2 years since Block shares listed on the ASX: Can it boost to new heights in 2024?

Nick Sundich Nick Sundich, April 9, 2024

The Afterpay acquisition was not just noteworthy because it was the biggest corporate takeover in Australian history, but also because Block shares listed on the ASX rather than just snapping up Afterpay shares and never to be heard from again.

Although shares in the Jack Dorsey-founded company have been underwater for most of its listed tenure due to the Tech Wreck, they have been trending upwards in recent months. So is it time to get in?


Block (ASX:SQ2) share price chart, log scale (Source: TradingView)


Why are Block shares listed on the ASX?

Because, as noted above, it acquired Afterpay. And the deal was paid in its own shares rather than cash, because it lacked the cash reserves to pay in that way.

Block shares on the ASX are listed as CDIs (Chess Depository Indices), as are most of the US companies with dual listings on the ASX. Unlike many others, Block CDIs are strictly 1:1 – 1 CDI represents 1 ordinary share in the company.


Who is Block?

Block is a US fintech, formerly known as Square, founded by Jack Dorsey in 2009. Dorsey founded Twitter just 3 years earlier, but was inspired to start Block after a friend of his couldn’t complete a $2,000 sale of glass faucets and fittings because the other party could not accept credit cards.

Block has two main parts to its business. Its Seller business manages payments and lends money to merchants and its Cash App that allows consumers to transfer, spend and invest money. The latter has over 50m Monthly Active Users while the former is used by over 30% of US small businesses.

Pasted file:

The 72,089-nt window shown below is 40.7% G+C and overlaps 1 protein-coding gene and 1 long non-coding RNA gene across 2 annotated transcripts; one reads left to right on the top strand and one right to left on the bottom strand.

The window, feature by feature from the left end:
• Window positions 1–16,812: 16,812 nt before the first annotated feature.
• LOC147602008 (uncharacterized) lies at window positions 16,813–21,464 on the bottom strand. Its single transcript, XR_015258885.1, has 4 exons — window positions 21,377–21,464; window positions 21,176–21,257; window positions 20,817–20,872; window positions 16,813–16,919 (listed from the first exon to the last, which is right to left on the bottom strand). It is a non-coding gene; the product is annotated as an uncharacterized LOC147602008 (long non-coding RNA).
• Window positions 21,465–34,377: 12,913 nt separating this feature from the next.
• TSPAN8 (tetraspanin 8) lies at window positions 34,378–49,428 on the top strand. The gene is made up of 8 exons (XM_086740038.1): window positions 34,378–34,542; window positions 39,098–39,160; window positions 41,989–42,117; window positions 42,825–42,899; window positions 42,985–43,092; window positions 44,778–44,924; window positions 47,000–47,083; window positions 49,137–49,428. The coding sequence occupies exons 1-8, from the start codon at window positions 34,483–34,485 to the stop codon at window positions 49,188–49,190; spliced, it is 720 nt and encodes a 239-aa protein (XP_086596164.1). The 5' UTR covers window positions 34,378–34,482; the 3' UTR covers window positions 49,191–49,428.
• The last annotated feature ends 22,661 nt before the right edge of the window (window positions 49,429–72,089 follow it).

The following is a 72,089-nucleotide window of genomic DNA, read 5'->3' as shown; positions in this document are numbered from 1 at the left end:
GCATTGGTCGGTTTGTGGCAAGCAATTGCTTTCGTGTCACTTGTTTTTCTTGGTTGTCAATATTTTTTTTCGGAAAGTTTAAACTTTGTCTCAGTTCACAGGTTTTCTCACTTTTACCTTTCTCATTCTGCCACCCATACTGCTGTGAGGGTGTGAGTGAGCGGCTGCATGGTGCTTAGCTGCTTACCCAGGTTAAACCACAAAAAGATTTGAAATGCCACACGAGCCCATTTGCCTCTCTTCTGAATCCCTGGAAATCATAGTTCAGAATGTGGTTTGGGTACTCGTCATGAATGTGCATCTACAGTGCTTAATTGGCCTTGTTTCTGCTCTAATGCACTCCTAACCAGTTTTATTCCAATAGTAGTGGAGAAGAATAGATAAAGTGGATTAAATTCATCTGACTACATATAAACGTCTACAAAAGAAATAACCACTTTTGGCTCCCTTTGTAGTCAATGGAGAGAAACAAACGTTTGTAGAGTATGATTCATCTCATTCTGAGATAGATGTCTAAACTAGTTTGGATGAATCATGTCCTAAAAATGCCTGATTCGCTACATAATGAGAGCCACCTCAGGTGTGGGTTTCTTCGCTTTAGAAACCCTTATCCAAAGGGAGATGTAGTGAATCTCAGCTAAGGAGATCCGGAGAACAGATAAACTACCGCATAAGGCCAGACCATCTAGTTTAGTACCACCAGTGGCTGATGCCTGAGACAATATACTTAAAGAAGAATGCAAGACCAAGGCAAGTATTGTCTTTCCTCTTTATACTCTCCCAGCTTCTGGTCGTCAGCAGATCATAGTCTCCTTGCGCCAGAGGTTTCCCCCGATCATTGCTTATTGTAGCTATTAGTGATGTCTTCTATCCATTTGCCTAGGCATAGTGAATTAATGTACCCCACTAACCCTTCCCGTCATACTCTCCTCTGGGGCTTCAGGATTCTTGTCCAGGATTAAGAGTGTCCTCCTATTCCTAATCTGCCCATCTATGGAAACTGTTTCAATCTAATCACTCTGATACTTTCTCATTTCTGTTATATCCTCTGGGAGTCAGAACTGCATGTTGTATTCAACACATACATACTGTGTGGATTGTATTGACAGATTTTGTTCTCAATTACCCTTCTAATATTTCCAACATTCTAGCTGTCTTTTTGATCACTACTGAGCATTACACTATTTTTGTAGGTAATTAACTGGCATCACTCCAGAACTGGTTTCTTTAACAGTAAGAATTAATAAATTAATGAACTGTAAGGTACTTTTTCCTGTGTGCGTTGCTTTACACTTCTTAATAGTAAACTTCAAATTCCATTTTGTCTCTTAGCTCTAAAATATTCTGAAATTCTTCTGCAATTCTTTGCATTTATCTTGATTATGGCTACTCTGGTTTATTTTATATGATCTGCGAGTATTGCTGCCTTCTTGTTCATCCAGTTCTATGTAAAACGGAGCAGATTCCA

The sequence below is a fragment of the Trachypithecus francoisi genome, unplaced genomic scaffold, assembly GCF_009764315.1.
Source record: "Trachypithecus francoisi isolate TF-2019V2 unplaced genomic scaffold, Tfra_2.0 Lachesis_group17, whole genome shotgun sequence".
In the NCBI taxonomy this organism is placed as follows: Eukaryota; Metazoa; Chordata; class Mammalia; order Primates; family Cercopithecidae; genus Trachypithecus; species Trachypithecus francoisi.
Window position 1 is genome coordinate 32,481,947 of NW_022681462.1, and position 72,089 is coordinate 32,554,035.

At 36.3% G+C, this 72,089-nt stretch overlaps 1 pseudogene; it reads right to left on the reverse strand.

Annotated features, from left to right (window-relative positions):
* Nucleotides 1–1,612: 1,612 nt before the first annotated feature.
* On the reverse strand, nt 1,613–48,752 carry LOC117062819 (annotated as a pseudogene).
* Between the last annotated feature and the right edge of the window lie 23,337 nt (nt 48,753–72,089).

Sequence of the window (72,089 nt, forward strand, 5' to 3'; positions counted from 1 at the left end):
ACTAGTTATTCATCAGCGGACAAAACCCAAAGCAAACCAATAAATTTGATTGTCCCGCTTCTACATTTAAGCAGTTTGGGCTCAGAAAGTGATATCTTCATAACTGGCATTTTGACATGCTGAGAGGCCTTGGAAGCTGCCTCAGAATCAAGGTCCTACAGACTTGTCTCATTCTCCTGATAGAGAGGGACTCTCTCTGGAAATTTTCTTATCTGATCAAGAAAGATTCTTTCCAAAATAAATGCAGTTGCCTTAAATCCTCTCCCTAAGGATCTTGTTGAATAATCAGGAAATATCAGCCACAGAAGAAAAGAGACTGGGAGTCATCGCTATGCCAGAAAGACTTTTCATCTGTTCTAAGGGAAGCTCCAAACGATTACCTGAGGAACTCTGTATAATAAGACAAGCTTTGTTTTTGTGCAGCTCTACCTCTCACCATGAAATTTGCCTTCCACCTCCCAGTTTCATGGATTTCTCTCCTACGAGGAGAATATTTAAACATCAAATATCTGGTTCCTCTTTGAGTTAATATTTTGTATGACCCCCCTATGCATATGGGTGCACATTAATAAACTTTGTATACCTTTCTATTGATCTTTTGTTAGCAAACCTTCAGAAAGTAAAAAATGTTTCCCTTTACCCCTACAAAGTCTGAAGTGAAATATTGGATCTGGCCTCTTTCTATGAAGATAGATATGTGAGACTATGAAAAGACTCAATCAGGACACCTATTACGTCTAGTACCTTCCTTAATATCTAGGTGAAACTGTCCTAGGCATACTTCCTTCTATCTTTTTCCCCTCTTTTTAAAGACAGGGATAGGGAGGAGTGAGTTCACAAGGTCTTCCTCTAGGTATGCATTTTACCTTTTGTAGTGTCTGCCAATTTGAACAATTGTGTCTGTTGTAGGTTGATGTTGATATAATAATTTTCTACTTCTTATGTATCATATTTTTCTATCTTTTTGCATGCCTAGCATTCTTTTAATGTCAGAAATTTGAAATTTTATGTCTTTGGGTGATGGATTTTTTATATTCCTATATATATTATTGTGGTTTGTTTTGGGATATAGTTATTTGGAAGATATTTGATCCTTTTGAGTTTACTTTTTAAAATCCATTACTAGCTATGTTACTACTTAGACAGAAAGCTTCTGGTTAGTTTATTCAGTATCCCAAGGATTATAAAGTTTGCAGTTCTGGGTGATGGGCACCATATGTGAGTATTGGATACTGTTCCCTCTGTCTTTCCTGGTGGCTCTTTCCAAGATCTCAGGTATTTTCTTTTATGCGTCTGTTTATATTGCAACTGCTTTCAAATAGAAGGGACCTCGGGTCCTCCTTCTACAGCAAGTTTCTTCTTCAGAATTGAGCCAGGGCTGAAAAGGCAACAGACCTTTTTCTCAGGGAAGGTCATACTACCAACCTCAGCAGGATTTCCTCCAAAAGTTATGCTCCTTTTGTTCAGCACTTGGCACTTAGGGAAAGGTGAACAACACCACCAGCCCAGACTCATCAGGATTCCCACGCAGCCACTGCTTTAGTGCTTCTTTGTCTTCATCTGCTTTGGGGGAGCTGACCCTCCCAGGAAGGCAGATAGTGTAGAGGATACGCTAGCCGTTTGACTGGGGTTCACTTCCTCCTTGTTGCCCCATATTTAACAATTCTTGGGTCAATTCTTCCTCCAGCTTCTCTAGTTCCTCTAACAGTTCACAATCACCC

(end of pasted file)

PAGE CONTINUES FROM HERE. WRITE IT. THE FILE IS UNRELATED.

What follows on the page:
One App to rule them all?

In buying Afterpay, Block made Afterpay as a payment method in both apps. Block has also made forays into crypto, with a business called TBD that is focused on creating crypto developer tools. Its Cash App also supports bitcoin. Finally, it owns Tidal, a music streaming platform founded by Jay-Z. The jury is still out on how it fits into the company’s boarder business strategy.

The company has benefited from the shift of transactions from physical cash into the digital world. It generated US$228bn in Gross Payment Volume in 2023.


Growth ahead?

The company purports to have penetrated less than 5% of its market and that the market keeps expanding. It claims that there is a US$75bn opportunity for the Cash App and $130bn for the Business Division (which it calls Square). The Cash App is predominantly used by Millennials and Gen Z, although it is only 34% and 25% penetrated in those demographics.

Unfortunately, the Tech Wreck has meant that investors have gone cold on ‘growth at any cost’ companies, in other words, companies that are not profitable.

In FY23 (which is the calendar year), the company made $21.9bn in net revenue (up from $17.5bn the year before). The company’s made an overall net loss of US$21bn but this figure is $9.8bn when the amount attributable to non-controlling interest is excluded.


2024 is looking solid

This year, the company is expecting a full-year profit of over US$200m and EBITDA of at least $2.6bn. This is driven not only by growth at the top line, but reductions in the bottom line. Block has sought to cut costs, laying off 10% of its workforce at the start of this year.

Analysts covering the company in the US (who total 43) agree and forecast ~10% revenue growth, as well as a 12-month share price target of US$89.45 per share, up 15% from the current share price. Aussie investors aren’t as optimistic and have a mean target price of A$101.04 per CDI, down from the A$116.88 it is right now. We think its US shares are worth US$117.59 per share, up nearly 50% from the current price, on the basis of our DCF models on the company, using consensus estimates and a 9.9% WACC.


Block is one to watch

If Block can be profitable in CY24, we are confident that both its US shares and CDIs will rerate. Thankfully, investors shouldn’t have to wait another 12 months to see – they should be able to see evidence that the company is on track each quarter, starting with its next quarterly results release, due in early May.

We think investors need only look at the example of Life360 (ASX:360) to show that US-headquartered companies on the ASX can re-rate if they can deliver profitable growth.


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